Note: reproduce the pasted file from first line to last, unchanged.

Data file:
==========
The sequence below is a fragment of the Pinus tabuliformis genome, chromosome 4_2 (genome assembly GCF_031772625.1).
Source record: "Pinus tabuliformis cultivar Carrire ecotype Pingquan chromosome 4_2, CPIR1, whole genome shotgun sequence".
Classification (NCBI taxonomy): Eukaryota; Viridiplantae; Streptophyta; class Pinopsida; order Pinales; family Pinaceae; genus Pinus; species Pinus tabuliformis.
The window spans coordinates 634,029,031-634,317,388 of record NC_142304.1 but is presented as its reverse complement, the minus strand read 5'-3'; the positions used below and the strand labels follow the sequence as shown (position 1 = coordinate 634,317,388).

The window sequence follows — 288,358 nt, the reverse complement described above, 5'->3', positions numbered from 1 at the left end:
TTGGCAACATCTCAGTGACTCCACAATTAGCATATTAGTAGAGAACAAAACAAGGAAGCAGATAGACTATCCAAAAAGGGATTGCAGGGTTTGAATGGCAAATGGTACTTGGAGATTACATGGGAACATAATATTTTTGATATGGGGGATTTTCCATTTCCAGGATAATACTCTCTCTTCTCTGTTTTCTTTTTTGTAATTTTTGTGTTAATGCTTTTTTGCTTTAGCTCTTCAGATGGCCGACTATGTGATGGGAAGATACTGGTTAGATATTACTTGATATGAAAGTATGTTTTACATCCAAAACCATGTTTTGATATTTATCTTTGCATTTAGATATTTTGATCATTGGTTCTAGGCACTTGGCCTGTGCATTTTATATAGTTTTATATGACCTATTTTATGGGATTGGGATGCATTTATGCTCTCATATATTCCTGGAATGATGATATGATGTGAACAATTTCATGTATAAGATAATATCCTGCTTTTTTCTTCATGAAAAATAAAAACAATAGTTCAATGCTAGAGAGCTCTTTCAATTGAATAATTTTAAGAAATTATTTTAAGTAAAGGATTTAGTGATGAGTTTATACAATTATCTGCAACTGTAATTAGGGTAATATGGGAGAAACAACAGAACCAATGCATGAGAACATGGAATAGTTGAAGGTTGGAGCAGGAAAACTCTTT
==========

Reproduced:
The sequence below is a fragment of the Pinus tabuliformis genome, chromosome 4_2 (genome assembly GCF_031772625.1).
Source record: "Pinus tabuliformis cultivar Carrire ecotype Pingquan chromosome 4_2, CPIR1, whole genome shotgun sequence".
Classification (NCBI taxonomy): Eukaryota; Viridiplantae; Streptophyta; class Pinopsida; order Pinales; family Pinaceae; genus Pinus; species Pinus tabuliformis.
The window spans coordinates 634,029,031-634,317,388 of record NC_142304.1 but is presented as its reverse complement, the minus strand read 5'-3'; the positions used below and the strand labels follow the sequence as shown (position 1 = coordinate 634,317,388).

The window sequence follows — 288,358 nt, the reverse complement described above, 5'->3', positions numbered from 1 at the left end:
TTGGCAACATCTCAGTGACTCCACAATTAGCATATTAGTAGAGAACAAAACAAGGAAGCAGATAGACTATCCAAAAAGGGATTGCAGGGTTTGAATGGCAAATGGTACTTGGAGATTACATGGGAACATAATATTTTTGATATGGGGGATTTTCCATTTCCAGGATAATACTCTCTCTTCTCTGTTTTCTTTTTTGTAATTTTTGTGTTAATGCTTTTTTGCTTTAGCTCTTCAGATGGCCGACTATGTGATGGGAAGATACTGGTTAGATATTACTTGATATGAAAGTATGTTTTACATCCAAAACCATGTTTTGATATTTATCTTTGCATTTAGATATTTTGATCATTGGTTCTAGGCACTTGGCCTGTGCATTTTATATAGTTTTATATGACCTATTTTATGGGATTGGGATGCATTTATGCTCTCATATATTCCTGGAATGATGATATGATGTGAACAATTTCATGTATAAGATAATATCCTGCTTTTTTCTTCATGAAAAATAAAAACAATAGTTCAATGCTAGAGAGCTCTTTCAATTGAATAATTTTAAGAAATTATTTTAAGTAAAGGATTTAGTGATGAGTTTATACAATTATCTGCAACTGTAATTAGGGTAATATGGGAGAAACAACAGAACCAATGCATGAGAACATGGAATAGTTGAAGGTTGGAGCAGGAAAACTCTTT